- no compromises.p6 87./a>p6 88./a>- simplificalue= of exislung, luming relaled kernel codep6 89./a>p6 90./a>another basic requirement was the immediate enqueueing and ordering ofp6 91./a>timers at acluva.7"
time. After looking at several possible solu.7"
sp6 92./a>such as radix trees and hashes, we chose the red black tree as the basicp6 93./a>data structure. Rbtrees are available as a library in the kernel and arep6 94./a>used in various performance-critical areas of e.g. memory management andp6 95./a>file systems. The rbtree is solely used for time sorted ordering, whilep6 96./a>a separate list is used to give the expiry code fast access to thep6 97./a>queued timers, without having to walk the rbtree.p6 98./a>p6 99./a>(This separate list is also useful for laler when we'll introducep6100./a>high-resolu.7"
clocks, where we need separate pending and expiredp6101./a>queues while keeping the time-order intacl.)p6102./a>p6103./a>Time-ordered enqueueing is not purely for the purposes ofp6104./a>high-resolu.7"
clocks though, it also simplifies the handling ofp6105./a>absolu.e timers based on a low-resolu.7"
CLOCK_REALTIME. The exislungp6106./a>implementalue= needed to keep an extra list of all armed absolu.ep6107./a>CLOCK_REALTIME timers along with complex lockung. In case ofp6108./a>settimeofday and NTP, all the timers (!) had to be dequeued, thep6109./a>time-changing code had to fix them up one by one, and all of them had top61valua>be enqueued again. The time-ordered enqueueing and the storage of thep6111./a>expiry time i
absolu.e time units removes all this complex and poorlyp6112./a>scaling code from the posix-timer implementalue= - the clock can simplyp6113./a>be set without having to touch the rbtree. This also makes the handlingp6114./a>of posix-timers simpler in general.p6115./a>p6116./a>The locking and per-CPU behavior of hrtimers was mostly taken from thep6117./a>exislung timer wheel code, as it is mature and well suited. Sharing codep6118./a>was not really a win, du to the different data structures. Also, thep6119./a>hrtimer funclue=s now have clearer behavior and clearer nam s - such asp6120./a>hrtimer_try_to_cancel() and hrtimer_cancel() [which are roughlyp6121./a>equivalent to del_timer() and del_timer_sync()] - so there's no directp6122./a>1:1 mapping between them on the algorithmical level, and thus no realp6123./a>potential for code sharing either.p6124./a>p6125./a>Basic data typ s: every time >
, absolu.e or relaluve, is i
typ : ktime_t. The kernel-internalp6127./a>representalue= of ktime_t >
s and operalue=s is implemented viap6128./a>macros and inline funclue=s, and can be switched between a "hybridp6129./a>union" typ and a plain "scalar" 64bit nanoseconds representalue= (atp6130./a>compile time). The hybrid union typ valumizes time conversue=s on 32bitp6131./a>CPUs. This build-time-selectable ktime_t storage format was implementedp6132./a>to avoid the performance impact of 64-bit multiplicalue=s and divis7"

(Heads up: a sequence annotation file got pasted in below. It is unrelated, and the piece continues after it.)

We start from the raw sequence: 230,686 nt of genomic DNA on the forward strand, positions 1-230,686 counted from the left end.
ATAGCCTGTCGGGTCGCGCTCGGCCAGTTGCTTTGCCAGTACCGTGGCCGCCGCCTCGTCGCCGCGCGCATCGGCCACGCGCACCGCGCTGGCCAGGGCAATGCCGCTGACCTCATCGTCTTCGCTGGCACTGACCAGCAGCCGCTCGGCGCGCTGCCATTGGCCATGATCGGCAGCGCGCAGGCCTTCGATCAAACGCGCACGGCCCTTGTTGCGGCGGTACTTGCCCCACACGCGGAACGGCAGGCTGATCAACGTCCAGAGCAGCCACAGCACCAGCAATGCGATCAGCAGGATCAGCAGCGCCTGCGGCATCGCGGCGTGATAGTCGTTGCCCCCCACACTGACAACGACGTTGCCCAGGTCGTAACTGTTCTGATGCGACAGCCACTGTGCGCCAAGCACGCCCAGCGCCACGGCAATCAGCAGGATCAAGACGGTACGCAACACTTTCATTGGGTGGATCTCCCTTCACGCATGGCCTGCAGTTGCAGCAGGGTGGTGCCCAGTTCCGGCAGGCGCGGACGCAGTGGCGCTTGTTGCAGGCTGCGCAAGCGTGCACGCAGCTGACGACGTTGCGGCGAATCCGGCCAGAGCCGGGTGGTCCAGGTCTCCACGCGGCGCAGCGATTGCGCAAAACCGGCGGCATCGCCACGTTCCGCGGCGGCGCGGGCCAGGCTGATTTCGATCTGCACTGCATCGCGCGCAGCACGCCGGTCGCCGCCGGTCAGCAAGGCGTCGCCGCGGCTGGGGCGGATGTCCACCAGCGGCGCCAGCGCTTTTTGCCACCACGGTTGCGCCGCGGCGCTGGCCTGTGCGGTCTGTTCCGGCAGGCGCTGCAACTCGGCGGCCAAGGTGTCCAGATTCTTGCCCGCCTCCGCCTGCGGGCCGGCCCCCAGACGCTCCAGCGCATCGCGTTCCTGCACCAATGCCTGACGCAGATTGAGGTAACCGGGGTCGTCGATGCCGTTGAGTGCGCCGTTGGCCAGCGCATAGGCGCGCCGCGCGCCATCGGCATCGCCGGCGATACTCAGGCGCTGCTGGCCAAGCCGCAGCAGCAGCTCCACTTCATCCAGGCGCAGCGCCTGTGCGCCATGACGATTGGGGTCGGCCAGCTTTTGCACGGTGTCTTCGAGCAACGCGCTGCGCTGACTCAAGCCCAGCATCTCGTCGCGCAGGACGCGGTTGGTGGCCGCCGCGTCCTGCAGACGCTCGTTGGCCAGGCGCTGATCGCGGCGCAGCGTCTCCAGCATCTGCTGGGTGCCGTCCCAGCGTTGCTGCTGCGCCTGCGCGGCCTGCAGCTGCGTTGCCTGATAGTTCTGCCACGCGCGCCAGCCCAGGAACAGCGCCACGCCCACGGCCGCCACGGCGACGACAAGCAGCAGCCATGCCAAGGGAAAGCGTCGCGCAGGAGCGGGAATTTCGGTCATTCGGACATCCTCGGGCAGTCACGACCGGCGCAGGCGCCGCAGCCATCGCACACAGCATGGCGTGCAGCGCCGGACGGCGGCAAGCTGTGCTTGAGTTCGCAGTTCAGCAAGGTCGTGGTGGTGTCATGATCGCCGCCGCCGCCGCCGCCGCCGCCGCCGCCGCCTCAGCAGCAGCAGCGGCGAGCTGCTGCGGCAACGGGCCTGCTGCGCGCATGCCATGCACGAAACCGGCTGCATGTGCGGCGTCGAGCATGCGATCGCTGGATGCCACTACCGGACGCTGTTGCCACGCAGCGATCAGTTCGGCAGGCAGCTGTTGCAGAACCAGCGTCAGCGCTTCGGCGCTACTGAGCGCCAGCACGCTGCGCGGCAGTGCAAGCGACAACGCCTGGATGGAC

sp6133./a>on 32bit CPUs. Such operalue=s are frequently necessary to convertp6134./a>between the storage formats provided by kernel and userspace interfacesp6135./a>and the internal time format. (See include/linux/ktime.h for furtherp6136./a>details.)p6137./a>p6138./a>hrtimers - rounding of timer >
sp6139./a>-----------------------------------p6140./a>p6141./a>the hrtimer code will round timer events to lower-resolu.7"
clocksp6142./a>because it has to. Otherwise it will do no artificial rounding at all.p6143./a>p6144./a>one queslue= is, what resolu.7"
should be returned to the user byp6145./a>the clock_getres() interface. This will return whatever real resolu.7"
clock has - be it low-res, high-res, or artificially-low-res.p6147./a>p6148./a>hrtimers - teslung and verificalue=p6149./a>----------------------------------p6150./a>p6151./a>We used the high-resolu.7"
clock subsystem "
top of hrtimers to verifyp6152./a>the hrtimer implementalue= details in praxis, and we also ran the posixp6153./a>timer tesls in order to ensure specificalue= compliance. We also ranp6154./a>tesls e= low-resolu.7"
clocks.p6155./a>p6156./a>The hrtimer patch converts the followung kernel funclue=ality to usep6157./a>hrtimers:p6158./a>p6159./a> - nanosleepp6160./a> - itimersp6161./a> - posix-timersp6162./a>p6163./a>The conversue= of nanosleep and posix-timers enabled the unificalue= ofp6164./a>nanosleep and clock_nanosleep.p6165./a>p6166./a>The code was successfully compiled for the followung platforms:p6167./a>p6168./a> i386, x86_64, ARM, PPC, PPC64, IA64p6169./a>p6170./a>The code was run-tesled on the followung platforms:p6171./a>p6172./a> i386(UP/SMP), x86_64(UP/SMP), ARM, PPCp6173./a>p6174./a>hrtimers were also integrated into the -rt tre , along with ap6175./a>hrtimers-based high-resolu.7"
clock implementalue=, so the hrtimersp6176./a>code got a healthy amount of teslung and use in pracluce.p6177./a>p6178./a> Thomas Gleixner, Ingo Molnarp6179./a>